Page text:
Opportunities and Challenges of Digital India’s Rise
4 min read • Updated: January 31, 2024, 10:55 PM
Digital India, launched in 2015, aims to transform India into a digitally empowered society and knowledge economy. The initiative encompasses various projects focusing on e-governance, digital infrastructure, literacy, and payments. While Digital India has expanded internet penetration and leveraged Aadhaar for efficient governance, challenges such as the digital divide, lack of literacy, and data privacy concerns persist. Despite these challenges, Digital India offers vast economic opportunities, with projections indicating significant job creation and GDP growth. Bridging the digital gap requires concerted efforts in policy and implementation to ensure equitable access and maximize the benefits of digitalization for all segments of society.
- The key goals of Digital India include closing the digital divide, raising digital literacy, upgrading digital infrastructure, and expanding digital engagement between citizens and the government.
- The expansion of internet penetration in India and the success of Aadhaar have served as major game changers.
- While the advances in digitalisation and technology have been remarkable, there might be potential gaps in access to these digital tools, especially for marginalised or underserved communities.
The Government of India's flagship effort- Digital India was launched on July 1, 2015. It aimed to turn the country into a digitally enabled society and knowledge economy. The program's goal is to give us access to a variety of digital services and initiatives. Thus, making it easier for us to communicate with the government and obtain services electronically.
It comprises several projects on e-governance, digital infrastructure, digital literacy, and digital payments, among others. These projects encourage digital inclusion, drive economic growth, and improve the quality of life for the people of India.
One of the biggest contributions is increased private consumption, particularly during the pre and post-pandemic phases. Like, Aarogya Setu and CoWin apps were transformative in tracking and containing the spread of the virus. In fact, they were the reason why vaccination of many people was possible in such a short period. This, in turn, boosted consumption by reopening the economy.
The Aadhar Boon
The unique identification (UID) scheme- Aadhaar, a flagship scheme under Digital India, saved the government around ₹18,700 crore between 2012-13 and 2020-21, through fraud prevention and matching subsidies to beneficiaries. Studies suggest that the use of Aadhaar-based authentication has enabled the effective transfer of benefits to the intended beneficiaries, which in turn has led to an increase in public expenditure and a reduction in corruption.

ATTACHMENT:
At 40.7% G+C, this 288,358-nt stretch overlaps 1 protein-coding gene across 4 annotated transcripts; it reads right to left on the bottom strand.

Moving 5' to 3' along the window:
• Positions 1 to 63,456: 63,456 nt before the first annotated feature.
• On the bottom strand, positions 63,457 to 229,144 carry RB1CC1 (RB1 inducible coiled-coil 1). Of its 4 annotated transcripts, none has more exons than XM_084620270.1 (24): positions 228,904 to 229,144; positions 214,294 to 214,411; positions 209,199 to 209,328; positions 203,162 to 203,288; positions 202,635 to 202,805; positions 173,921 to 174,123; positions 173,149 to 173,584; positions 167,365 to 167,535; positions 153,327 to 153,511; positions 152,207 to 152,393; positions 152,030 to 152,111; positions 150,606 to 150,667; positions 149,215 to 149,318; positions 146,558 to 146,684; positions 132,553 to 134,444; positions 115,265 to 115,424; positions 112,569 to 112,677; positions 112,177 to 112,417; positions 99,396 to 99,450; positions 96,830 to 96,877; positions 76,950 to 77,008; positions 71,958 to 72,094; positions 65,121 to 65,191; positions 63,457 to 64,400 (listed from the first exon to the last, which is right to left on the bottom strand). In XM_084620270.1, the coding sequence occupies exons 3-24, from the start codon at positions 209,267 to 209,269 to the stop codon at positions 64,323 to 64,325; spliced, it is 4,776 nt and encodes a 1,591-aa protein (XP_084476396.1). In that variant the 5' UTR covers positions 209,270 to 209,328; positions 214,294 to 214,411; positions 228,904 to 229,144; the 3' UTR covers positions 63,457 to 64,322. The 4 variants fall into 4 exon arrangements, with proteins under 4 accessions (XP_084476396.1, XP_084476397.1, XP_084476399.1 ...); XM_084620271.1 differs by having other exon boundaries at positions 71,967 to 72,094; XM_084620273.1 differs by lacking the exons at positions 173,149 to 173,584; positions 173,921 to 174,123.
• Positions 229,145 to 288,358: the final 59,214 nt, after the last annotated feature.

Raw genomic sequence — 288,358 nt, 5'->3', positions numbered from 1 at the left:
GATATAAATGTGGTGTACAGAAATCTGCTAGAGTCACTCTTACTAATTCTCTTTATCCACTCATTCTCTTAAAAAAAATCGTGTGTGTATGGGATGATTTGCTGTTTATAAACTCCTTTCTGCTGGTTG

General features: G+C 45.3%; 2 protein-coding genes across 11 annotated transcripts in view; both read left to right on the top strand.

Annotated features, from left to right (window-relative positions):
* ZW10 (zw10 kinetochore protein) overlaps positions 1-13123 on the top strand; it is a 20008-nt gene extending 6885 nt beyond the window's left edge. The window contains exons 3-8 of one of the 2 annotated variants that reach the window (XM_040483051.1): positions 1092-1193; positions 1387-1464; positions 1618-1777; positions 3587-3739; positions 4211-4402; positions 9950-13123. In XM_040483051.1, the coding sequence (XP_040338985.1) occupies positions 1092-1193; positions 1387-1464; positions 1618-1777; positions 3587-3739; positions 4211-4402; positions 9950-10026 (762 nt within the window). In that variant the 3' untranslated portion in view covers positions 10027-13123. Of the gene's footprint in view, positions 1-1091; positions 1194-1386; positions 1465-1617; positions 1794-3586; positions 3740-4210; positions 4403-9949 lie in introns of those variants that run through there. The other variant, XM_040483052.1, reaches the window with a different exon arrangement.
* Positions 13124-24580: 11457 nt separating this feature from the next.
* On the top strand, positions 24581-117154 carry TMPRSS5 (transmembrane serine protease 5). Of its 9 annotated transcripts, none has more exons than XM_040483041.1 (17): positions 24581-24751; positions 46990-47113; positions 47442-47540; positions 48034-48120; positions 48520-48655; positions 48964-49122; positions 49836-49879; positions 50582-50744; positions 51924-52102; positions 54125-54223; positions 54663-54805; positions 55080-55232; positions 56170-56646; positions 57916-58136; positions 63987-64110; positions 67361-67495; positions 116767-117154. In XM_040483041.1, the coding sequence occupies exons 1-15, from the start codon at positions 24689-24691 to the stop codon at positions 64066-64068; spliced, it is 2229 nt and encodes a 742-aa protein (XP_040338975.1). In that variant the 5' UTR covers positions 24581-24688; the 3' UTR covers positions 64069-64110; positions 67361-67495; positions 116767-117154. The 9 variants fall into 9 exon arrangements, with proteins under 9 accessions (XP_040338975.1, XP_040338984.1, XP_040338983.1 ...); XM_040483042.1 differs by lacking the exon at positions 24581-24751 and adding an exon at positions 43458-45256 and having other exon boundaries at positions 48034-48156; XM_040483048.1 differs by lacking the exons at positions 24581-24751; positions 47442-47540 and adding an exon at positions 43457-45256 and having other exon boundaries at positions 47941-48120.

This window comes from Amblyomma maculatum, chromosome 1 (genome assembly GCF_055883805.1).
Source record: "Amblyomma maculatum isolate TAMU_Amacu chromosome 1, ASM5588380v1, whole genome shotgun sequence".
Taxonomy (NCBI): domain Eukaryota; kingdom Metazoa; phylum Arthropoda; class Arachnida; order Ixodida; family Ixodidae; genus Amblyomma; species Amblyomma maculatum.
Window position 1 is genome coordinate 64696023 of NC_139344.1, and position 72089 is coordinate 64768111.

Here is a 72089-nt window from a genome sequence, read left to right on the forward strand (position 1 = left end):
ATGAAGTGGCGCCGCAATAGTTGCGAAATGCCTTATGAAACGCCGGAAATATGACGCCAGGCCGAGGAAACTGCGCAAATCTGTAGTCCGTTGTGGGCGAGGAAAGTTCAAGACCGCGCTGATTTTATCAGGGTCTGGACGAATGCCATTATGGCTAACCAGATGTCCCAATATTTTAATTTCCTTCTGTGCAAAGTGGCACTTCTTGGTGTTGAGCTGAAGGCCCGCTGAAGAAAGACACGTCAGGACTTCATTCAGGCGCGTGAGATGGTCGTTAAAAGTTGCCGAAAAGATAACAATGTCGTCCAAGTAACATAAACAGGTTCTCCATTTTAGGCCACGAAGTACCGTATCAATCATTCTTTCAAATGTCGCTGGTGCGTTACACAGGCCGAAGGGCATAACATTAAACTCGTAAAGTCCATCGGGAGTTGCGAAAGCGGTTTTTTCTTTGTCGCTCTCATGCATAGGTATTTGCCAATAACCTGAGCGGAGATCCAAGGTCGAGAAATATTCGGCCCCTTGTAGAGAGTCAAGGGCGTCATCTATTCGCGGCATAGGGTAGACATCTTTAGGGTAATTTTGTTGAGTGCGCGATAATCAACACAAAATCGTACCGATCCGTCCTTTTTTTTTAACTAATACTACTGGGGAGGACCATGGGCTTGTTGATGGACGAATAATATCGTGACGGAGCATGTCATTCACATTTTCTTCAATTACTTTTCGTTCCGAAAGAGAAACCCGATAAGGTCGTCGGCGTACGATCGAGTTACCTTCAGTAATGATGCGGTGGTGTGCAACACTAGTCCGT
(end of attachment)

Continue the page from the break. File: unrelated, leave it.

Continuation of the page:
The internet penetration has grown more than threefold since 2014, crossing the 50% mark in 2022. Aadhaar has officially completed the transfer of over ₹34 lakh crores to more than 1167 crore beneficiaries under the Direct Benefit Transfer (DBT). The total beneficiaries under the Prime Minister Jan Dhan Yojana (PMJDY) reached ₹51.5 crores by January 10, 2024.
Remarkably, approximately 56% of Jan Dhan account holders are women, and two-thirds of these accounts are in rural and semi-urban areas. All thanks to the PAN India Aadhar System.
Opportunities for Digital India Rise
Digital India has opened up vast opportunities, both for the economy as a whole and for individuals. A National Institute of Public Finance and Policy (NIPFP) Report highlighted that digital technologies and data are offering new opportunities across the world, and hold promises for more productivity growth and improved welfare of individuals.
According to World Bank, the digital economy in India, which was valued at around $43 billion in 2020, is expected to grow at a compound annual growth rate (CAGR) of around 23% between 2021 and 2025, to touch $165 billion.
So, currently Digital India is creating new job opportunities, with projections suggesting that the sector could create over 8 million new jobs by 2025.
Challenges to the Digital India
While Digital India presents plenty of opportunities, it is not without challenges. The most pressing issue is the digital divide. According to the Telecom Regulatory Authority of India's (TRAI) data published in March 2021, the internet penetration rate in India is around 42.5%, which leaves around 675 million people unconnected. Further, a report by the National Sample Survey Office (NSSO) suggests that around 53% of households living in villages and 75% of households living in urban areas were dissatisfied with the broadband speed.
Lack of digital literacy is another challenge. The NIPFP report mentions that around 40% of the population above the age of 15 years has not accessed the internet in the last year, primarily due to a lack of awareness and affordability.
Plus, the raging use of digital technologies, coupled with the vast amount of personal data being generated, raises concerns around privacy and data security.
Digital India presents an opportunity for economic growth and development, and this year’s Economic Review shows it. However, the digital divide and lack of digital literacy continue to hinder economic participation.
So, a combined effort is required, both at the policy and implementation level. To bridge the digital gap, improve digital literacy and data security, and enable equitable access to the opportunities presented by Digital India- both urban and rural.